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Table 3 Unweighted mixed-effects logistic regression model of the association between having a usual source of care and (A) citizenship status and (B) the interaction of citizenship status and criminalization policy

From: States with fewer criminalizing immigrant policies have smaller health care inequities between citizens and noncitizens

  Model A Model B
OR p-value OR p-value
Citizenship
 US Born 1.45 < 0.05 1.20 0.1
 Naturalized 1.28 < 0.05 1.60 < 0.05
 Noncitizen ref   ref  
# Criminalization Policies 0.91 < 0.05 0.90 < 0.05
Race/Ethnicity
 White 0.91 0.04 0.90 0.02
 Black 0.92 0.1 0.91 0.8
 Asian 0.82 < 0.05 0.81 < 0.05
 Latino ref   ref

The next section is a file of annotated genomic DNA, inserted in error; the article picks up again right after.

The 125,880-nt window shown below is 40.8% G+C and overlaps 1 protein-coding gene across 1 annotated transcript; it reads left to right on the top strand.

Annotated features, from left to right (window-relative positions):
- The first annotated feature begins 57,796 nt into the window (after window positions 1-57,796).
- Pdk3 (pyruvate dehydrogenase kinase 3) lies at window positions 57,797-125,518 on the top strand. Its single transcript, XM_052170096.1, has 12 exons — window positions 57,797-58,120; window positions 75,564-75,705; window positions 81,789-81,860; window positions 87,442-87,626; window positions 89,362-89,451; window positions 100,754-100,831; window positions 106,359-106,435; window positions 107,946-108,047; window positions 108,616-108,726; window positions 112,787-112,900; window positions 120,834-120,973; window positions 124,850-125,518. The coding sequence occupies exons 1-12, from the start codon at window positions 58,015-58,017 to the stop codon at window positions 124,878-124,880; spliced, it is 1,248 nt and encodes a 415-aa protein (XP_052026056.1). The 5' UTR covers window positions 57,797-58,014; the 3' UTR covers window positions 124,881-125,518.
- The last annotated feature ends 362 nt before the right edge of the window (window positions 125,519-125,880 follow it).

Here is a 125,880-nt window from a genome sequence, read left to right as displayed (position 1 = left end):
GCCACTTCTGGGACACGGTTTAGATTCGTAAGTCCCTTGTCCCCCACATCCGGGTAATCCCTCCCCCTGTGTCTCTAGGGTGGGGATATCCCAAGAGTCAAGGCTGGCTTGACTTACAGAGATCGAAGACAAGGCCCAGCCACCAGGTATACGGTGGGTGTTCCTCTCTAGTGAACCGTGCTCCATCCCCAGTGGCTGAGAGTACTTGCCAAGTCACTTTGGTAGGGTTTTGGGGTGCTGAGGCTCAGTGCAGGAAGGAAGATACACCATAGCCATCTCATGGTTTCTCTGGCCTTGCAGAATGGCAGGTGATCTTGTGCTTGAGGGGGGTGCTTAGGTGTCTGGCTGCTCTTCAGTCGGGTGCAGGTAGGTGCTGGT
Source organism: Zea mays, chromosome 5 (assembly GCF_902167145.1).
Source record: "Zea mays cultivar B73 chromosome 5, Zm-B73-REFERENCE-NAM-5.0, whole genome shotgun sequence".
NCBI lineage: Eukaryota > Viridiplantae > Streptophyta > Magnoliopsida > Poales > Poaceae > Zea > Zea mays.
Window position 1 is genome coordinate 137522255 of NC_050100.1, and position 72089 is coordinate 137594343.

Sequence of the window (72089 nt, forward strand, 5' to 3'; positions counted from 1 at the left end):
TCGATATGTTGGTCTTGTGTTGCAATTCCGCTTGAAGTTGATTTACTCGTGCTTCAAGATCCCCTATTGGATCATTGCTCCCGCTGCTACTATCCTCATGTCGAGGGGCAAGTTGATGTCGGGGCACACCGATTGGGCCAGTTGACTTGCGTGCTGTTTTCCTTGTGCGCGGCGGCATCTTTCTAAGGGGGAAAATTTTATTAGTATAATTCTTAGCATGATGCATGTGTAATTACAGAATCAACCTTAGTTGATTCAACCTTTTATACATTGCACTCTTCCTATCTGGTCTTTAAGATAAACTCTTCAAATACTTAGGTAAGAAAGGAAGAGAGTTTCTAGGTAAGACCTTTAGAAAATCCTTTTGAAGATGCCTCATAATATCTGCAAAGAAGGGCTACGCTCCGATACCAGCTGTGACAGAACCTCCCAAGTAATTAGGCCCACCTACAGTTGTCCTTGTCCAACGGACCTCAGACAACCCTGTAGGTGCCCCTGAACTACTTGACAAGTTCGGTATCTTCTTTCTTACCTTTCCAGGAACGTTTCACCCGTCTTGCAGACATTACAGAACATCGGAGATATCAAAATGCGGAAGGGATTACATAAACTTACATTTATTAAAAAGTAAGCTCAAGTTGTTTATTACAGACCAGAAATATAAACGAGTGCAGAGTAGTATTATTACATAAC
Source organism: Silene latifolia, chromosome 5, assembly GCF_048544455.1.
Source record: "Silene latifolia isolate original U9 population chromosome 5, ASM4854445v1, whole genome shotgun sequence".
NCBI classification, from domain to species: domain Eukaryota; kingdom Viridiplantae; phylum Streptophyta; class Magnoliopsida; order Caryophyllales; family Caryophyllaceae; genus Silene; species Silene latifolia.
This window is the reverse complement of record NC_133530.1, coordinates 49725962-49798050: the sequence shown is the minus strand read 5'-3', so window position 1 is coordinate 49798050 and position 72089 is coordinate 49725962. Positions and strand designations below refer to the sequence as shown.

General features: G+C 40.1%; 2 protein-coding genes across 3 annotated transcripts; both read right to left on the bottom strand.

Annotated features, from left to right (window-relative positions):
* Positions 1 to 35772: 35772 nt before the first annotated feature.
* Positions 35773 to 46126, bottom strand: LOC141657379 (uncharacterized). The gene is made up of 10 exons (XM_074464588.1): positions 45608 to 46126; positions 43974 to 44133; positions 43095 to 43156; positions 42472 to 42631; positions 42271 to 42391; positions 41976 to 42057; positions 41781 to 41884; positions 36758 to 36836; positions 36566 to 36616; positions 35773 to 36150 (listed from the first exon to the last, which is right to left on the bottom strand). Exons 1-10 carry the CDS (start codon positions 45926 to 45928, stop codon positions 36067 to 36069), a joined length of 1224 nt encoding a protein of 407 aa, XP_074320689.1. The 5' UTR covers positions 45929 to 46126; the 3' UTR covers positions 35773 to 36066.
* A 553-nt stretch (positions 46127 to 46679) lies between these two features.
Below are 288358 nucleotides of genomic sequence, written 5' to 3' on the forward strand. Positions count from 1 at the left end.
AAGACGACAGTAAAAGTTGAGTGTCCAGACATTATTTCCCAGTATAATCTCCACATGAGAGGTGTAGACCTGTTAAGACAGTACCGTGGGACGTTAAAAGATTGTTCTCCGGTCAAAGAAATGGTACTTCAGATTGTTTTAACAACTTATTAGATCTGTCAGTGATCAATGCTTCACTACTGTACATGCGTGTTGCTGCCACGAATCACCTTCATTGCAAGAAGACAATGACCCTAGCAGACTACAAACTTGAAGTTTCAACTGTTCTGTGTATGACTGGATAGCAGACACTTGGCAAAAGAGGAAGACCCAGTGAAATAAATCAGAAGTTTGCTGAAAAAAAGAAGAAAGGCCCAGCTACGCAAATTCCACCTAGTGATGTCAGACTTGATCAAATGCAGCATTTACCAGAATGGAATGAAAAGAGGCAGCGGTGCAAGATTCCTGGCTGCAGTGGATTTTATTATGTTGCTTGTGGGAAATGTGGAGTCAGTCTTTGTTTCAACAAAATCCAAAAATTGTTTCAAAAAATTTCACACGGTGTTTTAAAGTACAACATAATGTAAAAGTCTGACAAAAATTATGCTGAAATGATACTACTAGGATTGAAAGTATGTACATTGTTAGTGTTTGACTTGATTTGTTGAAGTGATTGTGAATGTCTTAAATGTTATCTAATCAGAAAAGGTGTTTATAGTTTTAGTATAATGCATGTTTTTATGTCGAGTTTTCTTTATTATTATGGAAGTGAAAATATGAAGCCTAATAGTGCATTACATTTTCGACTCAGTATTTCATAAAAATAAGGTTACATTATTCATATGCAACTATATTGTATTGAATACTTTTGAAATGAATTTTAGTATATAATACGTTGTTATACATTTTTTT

Age 1.03 < 0.05 1.03 < 0.05
Gender
 Female 2.10 < 0.05 2.10 < 0.05
 Male ref   ref  
High school graduate or higher
 Yes 1.11 < 0.05 1.12 < 0.05
 No ref   ref  
Currently working
 Yes 0.90 < 0.05 0.90 < 0.05
 No ref   ref  
Currently married
 Yes 1.46 < 0.05 1.48 < 0.05
 No ref   ref  
Has health insurance
 Yes 6.39 < 0.05 6.40 < 0.05
 No ref   ref  
Speaks English Well
 Yes 1.13 0.04 1.10 0.04
 No ref   ref  
# Inclusion Policies 0.97 0.04 0.97 0.03
Percent of state that voted Republican in 2012 0.40 < 0.05 0.40 < 0.05
Citizenship X Criminalization policy*
 NaturalizedXCriminalization Policy    0.93 0.1
 US BornXCriminalization Policy    1.06 0.05
 NoncitizenXCriminalization Policy    ref  
Intercept 0.32 < 0.05 0.36 < 0.05
State random intercept 1.11   1.10  
  1. Notes
  2. Source: National Health Interivew Survey, 2014–2015, Latino, White, Black, and Asian adults ages 18–64 (n = 51,581)
  3. *Interaction term statistically significant at p < 0.05